Trevor: I asked if we “deserve these creeps” to raise that very question. Answering it would take longer (!). The transformation, and corruption, of the social democratic state over the past 25 years was based on “corporatism”. So that’s the first place to look. This is not to invoke some fictitious golden age, but the spluttering vehicle of social reform and idealism was hijacked. Hijacked by a specific class with a specific language. Not a capitalist class but a class integrated with big capital, a managerial class which credentialled every conceiveable avenue of social mobility. They created a carapace of language, the only currency accepted in this universe, a language which both obfuscates and controls thought. A massive opaque edifice of words and concepts. Gate-keeping has become ever-tighter. The managerial elite is now seamless between the public domain and large scale capitalist firms. Politicians and academics freely move from one to other other. The corporatists award themselves “compensation” which would have been regarded as obscene 20 years ago. Independence in the universities is fading to black. The humanities and pure sciences have been reduced or eliminated. Sociology, which corporatists instinctively fear, has been castrated, or co-opted to serve the new class.
    The collapse of authoritarian socialism should have been the best thing ever to happen to the Left and social democracy. Instead, the old Trots, Stalinists and Labor put on suits and joined the rush. Whether they’re turncoats like Windschuttle or New Labor corporatists makes no difference. Who cares if some old Trot is a New Labor minister spouting spin in language that would make Don Watson retch or morphed instead into a balding right-wing Rottweiler?

    None of this was inevitable. It’s not just “our” greed, sophistry etc. Power was taken, not given. You can only freely “give” power if you understand what you’re signing up to. Most people are disenfranchised by the new monopoly class. One might say the devil is in the retail, that capitalist prosperity has seduced us. Shopping corrupts. Absolute shopping corrupts absolutely, as Lady Acton said in Harrods. But gross consumption is more a symptom than a cause. The Greens are a confused and soggy response to capitalist excess and the new monopoly class, but their existence shows resistance. What is to be done? A lot, but there’s no need to capitulate. Sure, big capital’s latest orgiastic shambles has put the public in debt for the next decade, but the new class may yet pay a high political price for that. I could go on, but I already have.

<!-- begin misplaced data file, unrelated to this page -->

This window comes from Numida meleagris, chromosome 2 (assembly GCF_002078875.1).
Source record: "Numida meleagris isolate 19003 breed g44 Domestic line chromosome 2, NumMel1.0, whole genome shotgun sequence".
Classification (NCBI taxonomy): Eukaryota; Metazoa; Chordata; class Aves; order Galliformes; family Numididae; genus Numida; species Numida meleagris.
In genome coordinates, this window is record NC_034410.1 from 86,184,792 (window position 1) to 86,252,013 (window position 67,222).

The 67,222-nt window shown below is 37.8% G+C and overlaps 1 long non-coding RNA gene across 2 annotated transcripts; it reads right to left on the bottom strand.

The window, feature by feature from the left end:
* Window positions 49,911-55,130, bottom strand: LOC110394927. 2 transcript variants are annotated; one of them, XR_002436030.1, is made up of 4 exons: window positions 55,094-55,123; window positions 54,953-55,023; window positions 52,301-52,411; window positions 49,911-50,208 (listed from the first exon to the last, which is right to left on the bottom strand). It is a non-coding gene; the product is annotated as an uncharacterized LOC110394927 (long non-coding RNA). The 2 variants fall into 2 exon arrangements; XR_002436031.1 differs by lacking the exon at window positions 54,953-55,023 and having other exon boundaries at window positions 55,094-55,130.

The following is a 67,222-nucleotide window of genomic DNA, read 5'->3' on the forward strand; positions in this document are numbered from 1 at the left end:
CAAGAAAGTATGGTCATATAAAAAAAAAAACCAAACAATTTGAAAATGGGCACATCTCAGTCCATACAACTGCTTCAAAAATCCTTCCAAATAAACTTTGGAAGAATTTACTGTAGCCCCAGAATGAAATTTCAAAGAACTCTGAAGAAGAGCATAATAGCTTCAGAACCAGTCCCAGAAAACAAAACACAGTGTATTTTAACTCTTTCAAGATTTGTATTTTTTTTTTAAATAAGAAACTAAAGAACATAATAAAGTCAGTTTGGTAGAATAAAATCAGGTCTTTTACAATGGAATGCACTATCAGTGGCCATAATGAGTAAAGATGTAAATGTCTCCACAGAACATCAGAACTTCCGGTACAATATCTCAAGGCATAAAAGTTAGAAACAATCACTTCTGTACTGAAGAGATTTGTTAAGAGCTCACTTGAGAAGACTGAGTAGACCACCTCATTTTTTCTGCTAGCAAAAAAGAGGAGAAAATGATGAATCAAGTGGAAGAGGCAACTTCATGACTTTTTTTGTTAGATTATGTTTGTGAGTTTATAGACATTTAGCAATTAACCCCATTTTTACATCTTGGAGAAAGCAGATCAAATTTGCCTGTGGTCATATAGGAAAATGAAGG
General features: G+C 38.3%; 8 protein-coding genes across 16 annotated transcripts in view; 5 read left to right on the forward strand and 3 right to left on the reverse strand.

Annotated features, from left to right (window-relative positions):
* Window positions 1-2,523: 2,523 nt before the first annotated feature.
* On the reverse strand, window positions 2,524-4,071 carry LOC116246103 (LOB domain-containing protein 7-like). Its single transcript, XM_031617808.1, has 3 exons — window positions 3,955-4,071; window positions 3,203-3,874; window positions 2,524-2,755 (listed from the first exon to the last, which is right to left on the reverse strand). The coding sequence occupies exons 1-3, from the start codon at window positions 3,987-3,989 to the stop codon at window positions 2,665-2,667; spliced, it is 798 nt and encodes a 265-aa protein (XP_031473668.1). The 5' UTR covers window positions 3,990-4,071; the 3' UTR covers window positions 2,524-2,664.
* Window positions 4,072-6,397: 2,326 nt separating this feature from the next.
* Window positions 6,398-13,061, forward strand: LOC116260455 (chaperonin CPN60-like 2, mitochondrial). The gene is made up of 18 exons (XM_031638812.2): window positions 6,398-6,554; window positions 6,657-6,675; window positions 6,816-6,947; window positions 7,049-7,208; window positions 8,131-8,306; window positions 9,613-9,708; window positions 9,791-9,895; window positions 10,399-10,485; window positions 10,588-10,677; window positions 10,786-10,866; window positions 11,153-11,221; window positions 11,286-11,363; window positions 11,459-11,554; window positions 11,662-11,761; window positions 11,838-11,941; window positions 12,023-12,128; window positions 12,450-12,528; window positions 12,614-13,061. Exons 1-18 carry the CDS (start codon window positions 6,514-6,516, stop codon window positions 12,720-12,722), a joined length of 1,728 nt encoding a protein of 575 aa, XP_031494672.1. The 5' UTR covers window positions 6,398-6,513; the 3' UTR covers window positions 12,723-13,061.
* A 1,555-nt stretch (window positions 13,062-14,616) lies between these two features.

3. Trevor Cook

    Frank, what intrigues me is the extent to which these (democratically-elected) leaders are just a reflection of who we are as a society and people: they reflect our own lack of principle, preference for style over substance, greed, ego etc. Is our unhappiness little more than the rage of caliban at seeing his own reflection?

  4. Frank Campbell

    Rudd wasn’t called Dr.Death for nothing when he was Goss’s hatchetman in Qld. The exodus of Rudd staff is also telling. Unpleasant personal characteristics are magnified in office. The results may be pathological even if the clinical diagnosis isn’t. Thatcher’s lower middle class punitiveness and authoritarianism expanded only in high office. She mugged her own party. In the end they were desperate to be rid of her. Blair was a vile combination: sucking up to the American empire while corrupting social democracy at home. A weak, rootless personality seeking subservience to power, first Washington, now Rome. Gordon Brown is an aspergerish social cripple who seeks power through technocratic manipulation. Howard the Rodent was an ideologue pretending to be an Aussie Battler. His word was worth nothing. Do we deserve these creeps? Whatever, the social democratic state is in a state.

    We’re stuck with Rudd. When things go wrong, as they must, we’ll see just how brittle and explosive he might be. Culturally backward, Rudd is not a subtle or sophisticated politician. Chuck him a piece of carpet and see if he chews it.